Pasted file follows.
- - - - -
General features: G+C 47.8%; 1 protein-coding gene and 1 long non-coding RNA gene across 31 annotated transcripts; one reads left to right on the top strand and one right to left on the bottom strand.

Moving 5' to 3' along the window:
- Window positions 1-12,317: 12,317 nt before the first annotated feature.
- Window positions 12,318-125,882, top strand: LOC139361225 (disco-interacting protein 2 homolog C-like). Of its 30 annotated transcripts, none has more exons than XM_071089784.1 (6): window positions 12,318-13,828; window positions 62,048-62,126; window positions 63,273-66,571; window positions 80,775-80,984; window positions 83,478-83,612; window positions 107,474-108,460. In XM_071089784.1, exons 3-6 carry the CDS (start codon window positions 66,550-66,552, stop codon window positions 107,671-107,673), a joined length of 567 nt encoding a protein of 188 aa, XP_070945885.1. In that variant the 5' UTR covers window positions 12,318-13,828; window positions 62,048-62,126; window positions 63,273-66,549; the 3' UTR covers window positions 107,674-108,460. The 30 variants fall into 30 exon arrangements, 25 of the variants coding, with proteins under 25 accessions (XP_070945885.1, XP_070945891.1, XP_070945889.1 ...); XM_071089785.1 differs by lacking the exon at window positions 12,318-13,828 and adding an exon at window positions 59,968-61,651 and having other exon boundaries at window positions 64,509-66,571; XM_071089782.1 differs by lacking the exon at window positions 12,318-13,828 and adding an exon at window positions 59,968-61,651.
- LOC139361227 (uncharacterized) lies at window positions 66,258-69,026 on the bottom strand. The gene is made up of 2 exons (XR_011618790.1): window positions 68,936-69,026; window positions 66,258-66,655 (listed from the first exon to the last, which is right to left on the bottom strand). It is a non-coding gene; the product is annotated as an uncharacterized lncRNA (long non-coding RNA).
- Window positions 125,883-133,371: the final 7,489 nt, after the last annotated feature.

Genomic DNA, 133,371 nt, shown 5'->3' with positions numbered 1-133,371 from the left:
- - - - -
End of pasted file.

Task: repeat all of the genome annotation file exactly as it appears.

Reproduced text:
General features: G+C 47.8%; 1 protein-coding gene and 1 long non-coding RNA gene across 31 annotated transcripts; one reads left to right on the top strand and one right to left on the bottom strand.

Moving 5' to 3' along the window:
- Window positions 1-12,317: 12,317 nt before the first annotated feature.
- Window positions 12,318-125,882, top strand: LOC139361225 (disco-interacting protein 2 homolog C-like). Of its 30 annotated transcripts, none has more exons than XM_071089784.1 (6): window positions 12,318-13,828; window positions 62,048-62,126; window positions 63,273-66,571; window positions 80,775-80,984; window positions 83,478-83,612; window positions 107,474-108,460. In XM_071089784.1, exons 3-6 carry the CDS (start codon window positions 66,550-66,552, stop codon window positions 107,671-107,673), a joined length of 567 nt encoding a protein of 188 aa, XP_070945885.1. In that variant the 5' UTR covers window positions 12,318-13,828; window positions 62,048-62,126; window positions 63,273-66,549; the 3' UTR covers window positions 107,674-108,460. The 30 variants fall into 30 exon arrangements, 25 of the variants coding, with proteins under 25 accessions (XP_070945885.1, XP_070945891.1, XP_070945889.1 ...); XM_071089785.1 differs by lacking the exon at window positions 12,318-13,828 and adding an exon at window positions 59,968-61,651 and having other exon boundaries at window positions 64,509-66,571; XM_071089782.1 differs by lacking the exon at window positions 12,318-13,828 and adding an exon at window positions 59,968-61,651.
- LOC139361227 (uncharacterized) lies at window positions 66,258-69,026 on the bottom strand. The gene is made up of 2 exons (XR_011618790.1): window positions 68,936-69,026; window positions 66,258-66,655 (listed from the first exon to the last, which is right to left on the bottom strand). It is a non-coding gene; the product is annotated as an uncharacterized lncRNA (long non-coding RNA).
- Window positions 125,883-133,371: the final 7,489 nt, after the last annotated feature.

Genomic DNA, 133,371 nt, shown 5'->3' with positions numbered 1-133,371 from the left: